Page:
The Popeil Pocket Fisherman. The Vegematic. The Chia Pet.
Such absurdities flit across our television screens, rarae aves in the midnight air of the high-num bered channels. They are like quirky relatives, exacting a smile or perhaps a shrug of disbelief.
I had always reserved a warm spot in my heart for these freaks of free enterprise. But never had I considered dialing the toll-free number, not once had I felt the urge to place an order.
Not until I saw the Flowbee.
A whirring vision in yellow and black, a preposterous conglomeration of tubes and hoses, the Flowbee hit the market several years ago but had escaped my attention until recently.
It was love at first sight.
"The Precision Home Haircutting System," this contraption dared to call itself. More like the idiot king of tele-consumerism. The man in the commercial smiled confidently as he passed the handheld vacuum over his head, allowing his hair to be sucked into a clear-plastic tube and chopped by scissoring blades.
Technology this ludicrous earned both my admiration and my $79.95.
"I'm going to Flowbee," I told Suzanne, the woman who cuts my hair. It was both a bold declaration and a means of putting her on emergency alert.
"You're going to what?"
"You know, that suck-cut thing."
"Oh my god."
Indeed, when it finally arrived in the privacy of my home, the Flowbee proved more than a little daunting. I peered into the blue-and-yellow boxful of parts and found myself staring into the abyss of mankind's enduring fear: the truly bad haircut.
"Relax and enjoy," the owner's manual urged me.
I pressed on, reading the directions twice and assembling the various parts. Only then did it become apparent that my upright vacuum did not provide enough suction, especially for someone whose hair hangs long and curly. Such inadequacy forced me to bring the Flowbee to work and attach it to a similarly curious and frightening machine that I borrowed from the janitor. It was called the Wap Turbo industrial vacuum and it shrieked like a Boeing 747 on approach.
So it was that I embarked on my "precision haircutting" experience amid a cacophony, with a gaggle of co-workers huddled at safe distance. The Flowbee trembled in my hand. Taking a deep breath, employing the recommended up-and-down motion, I coaxed the first strands of my hair into its gnashing blades.
My co-workers winced, all of them save for a woman named Susan who yelled: "Cut more."
Cool air swirled across my scalp. My hand grew steadier. My fears gave way to the contraption's gentle vibration.
Then, as great shards of hair fell to the blade, sucked directly into the Wap Turbo by means of immaculate process, I found myself carried away by an unexpected surge of puissance. After years of visits to the hair salon, I had broken free from the grip of hair-care professionals. I was no longer a prisoner to the monthly $20 visit. I was taking responsibility for my own styling.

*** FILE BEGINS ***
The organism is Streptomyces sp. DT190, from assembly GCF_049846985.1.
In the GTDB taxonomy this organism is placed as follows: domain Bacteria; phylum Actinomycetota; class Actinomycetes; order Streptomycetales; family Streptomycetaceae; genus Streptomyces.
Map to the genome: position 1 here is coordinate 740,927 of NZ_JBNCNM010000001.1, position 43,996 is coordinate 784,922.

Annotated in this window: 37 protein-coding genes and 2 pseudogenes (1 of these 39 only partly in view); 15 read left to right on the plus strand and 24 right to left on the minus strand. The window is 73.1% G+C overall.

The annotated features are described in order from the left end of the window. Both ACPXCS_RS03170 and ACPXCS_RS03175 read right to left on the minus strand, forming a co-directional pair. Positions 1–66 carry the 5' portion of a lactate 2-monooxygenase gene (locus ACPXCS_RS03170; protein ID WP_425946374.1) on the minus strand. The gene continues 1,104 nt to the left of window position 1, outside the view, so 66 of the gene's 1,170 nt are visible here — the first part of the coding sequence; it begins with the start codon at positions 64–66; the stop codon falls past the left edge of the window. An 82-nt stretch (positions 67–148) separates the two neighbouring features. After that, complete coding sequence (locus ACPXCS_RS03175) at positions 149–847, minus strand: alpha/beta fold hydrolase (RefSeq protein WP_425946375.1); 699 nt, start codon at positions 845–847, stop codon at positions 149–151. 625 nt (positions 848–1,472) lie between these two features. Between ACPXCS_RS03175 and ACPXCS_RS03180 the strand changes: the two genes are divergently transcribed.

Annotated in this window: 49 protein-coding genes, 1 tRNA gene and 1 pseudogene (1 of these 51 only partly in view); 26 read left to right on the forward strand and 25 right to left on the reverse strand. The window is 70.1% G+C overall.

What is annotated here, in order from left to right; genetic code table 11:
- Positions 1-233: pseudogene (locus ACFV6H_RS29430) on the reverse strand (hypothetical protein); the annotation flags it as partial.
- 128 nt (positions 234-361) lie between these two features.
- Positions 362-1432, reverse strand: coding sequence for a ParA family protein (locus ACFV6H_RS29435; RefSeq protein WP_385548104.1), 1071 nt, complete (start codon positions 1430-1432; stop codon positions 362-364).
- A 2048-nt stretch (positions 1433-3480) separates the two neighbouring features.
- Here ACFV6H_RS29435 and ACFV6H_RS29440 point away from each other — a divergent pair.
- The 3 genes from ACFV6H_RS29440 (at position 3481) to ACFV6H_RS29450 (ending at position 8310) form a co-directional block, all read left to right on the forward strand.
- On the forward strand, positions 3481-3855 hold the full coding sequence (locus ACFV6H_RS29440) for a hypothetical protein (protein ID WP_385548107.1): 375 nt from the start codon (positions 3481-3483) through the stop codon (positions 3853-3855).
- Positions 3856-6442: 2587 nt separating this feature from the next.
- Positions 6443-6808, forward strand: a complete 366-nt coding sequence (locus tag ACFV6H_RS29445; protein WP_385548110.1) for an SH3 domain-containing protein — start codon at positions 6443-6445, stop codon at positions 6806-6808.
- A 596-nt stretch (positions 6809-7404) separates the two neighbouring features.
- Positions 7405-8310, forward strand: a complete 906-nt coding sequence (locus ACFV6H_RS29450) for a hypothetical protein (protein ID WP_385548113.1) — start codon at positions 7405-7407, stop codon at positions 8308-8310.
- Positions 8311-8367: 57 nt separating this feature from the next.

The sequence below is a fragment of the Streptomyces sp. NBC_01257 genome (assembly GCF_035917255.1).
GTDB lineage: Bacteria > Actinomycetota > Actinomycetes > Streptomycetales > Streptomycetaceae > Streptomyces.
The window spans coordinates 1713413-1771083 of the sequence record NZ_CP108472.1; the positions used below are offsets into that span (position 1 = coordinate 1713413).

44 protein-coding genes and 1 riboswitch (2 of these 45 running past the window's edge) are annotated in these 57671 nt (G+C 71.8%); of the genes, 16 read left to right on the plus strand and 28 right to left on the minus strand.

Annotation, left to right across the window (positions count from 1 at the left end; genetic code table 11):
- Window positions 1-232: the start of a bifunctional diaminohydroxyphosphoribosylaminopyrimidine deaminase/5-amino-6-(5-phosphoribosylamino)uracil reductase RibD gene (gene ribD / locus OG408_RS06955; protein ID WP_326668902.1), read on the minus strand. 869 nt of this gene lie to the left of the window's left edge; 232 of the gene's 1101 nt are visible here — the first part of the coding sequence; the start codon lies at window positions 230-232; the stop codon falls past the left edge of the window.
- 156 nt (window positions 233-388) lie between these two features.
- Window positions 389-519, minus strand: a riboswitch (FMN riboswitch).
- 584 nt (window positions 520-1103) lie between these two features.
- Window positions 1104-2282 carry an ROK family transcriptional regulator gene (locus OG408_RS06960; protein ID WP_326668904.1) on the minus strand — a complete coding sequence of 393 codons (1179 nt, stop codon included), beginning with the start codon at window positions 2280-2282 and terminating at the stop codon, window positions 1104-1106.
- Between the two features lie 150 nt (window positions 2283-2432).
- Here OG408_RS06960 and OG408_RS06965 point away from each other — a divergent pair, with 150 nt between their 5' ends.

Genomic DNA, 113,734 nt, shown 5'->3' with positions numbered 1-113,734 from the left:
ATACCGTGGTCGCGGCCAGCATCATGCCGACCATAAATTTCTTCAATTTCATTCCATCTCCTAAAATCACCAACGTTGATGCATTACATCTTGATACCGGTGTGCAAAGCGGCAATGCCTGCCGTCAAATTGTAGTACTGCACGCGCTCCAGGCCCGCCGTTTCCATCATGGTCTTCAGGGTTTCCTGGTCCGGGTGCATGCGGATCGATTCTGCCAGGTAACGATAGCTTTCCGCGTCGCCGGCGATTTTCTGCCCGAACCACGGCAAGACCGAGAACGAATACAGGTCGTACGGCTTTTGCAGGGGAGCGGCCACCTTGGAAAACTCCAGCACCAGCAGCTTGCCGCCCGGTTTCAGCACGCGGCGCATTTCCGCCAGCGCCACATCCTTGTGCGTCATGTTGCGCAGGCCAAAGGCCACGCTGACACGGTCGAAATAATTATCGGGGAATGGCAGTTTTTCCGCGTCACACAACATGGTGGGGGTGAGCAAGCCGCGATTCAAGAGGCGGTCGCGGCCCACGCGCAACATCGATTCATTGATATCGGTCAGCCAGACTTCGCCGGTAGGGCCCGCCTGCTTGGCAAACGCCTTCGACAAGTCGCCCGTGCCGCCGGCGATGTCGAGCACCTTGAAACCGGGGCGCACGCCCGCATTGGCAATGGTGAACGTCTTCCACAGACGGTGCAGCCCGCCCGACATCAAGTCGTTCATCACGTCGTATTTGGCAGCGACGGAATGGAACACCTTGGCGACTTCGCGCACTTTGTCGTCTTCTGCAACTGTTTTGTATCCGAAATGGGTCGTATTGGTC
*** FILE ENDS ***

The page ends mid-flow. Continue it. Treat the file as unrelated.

"More," Susan called out, as if sensing my triumph.
But if I had cut more, I would have left myself with a flattop. All too quickly, my Flowbee liberation had come to an end. My audience inched closer, offering a chorus of reviews.
"It looks better than I thought it would."
"Looks like you took a pair of scissors to yourself."
"Looks like you went to Supercuts."
Susan shrugged. "Too short."
Of course, these people were journalists and, by craft, cynical. The truth was, I looked well-kempt with a layered, bullet-shaped style reminiscent of "The Osmond Family Show." Or perhaps "The Hardy Boys Mysteries," either Shaun Cassidy or Parker Stevenson, take your pick.
Suzanne, my hairdresser, expressed a reserved bemusement.
"Actually," she said the next day, "it's not bad."
I had missed a few spots, but I do that when I'm vacuuming the house, too. And the Flowbee's predisposition for layering had created another minor problem.
"Wispy around the edges," Suzanne said, employing professional terminology for hair that looks, well, wispy around the edges.
She cautiously asked if I planned to Flowbee again.
Perhaps if I wore one of those straight and clean-cut styles, I might be better suited to the Flowbee system. Perhaps, even with my hair, practice would make perfect. But it seemed unreasonable to endure months, even years, of looking like a throwback to 197Os prime-time television.
"So what are you going to do with it?" a co-worker asked as I coiled the machine back into its box. "Are you going to put it in the garage and never touch it again?"
Another one mused: "Maybe if you get a long-haired dog."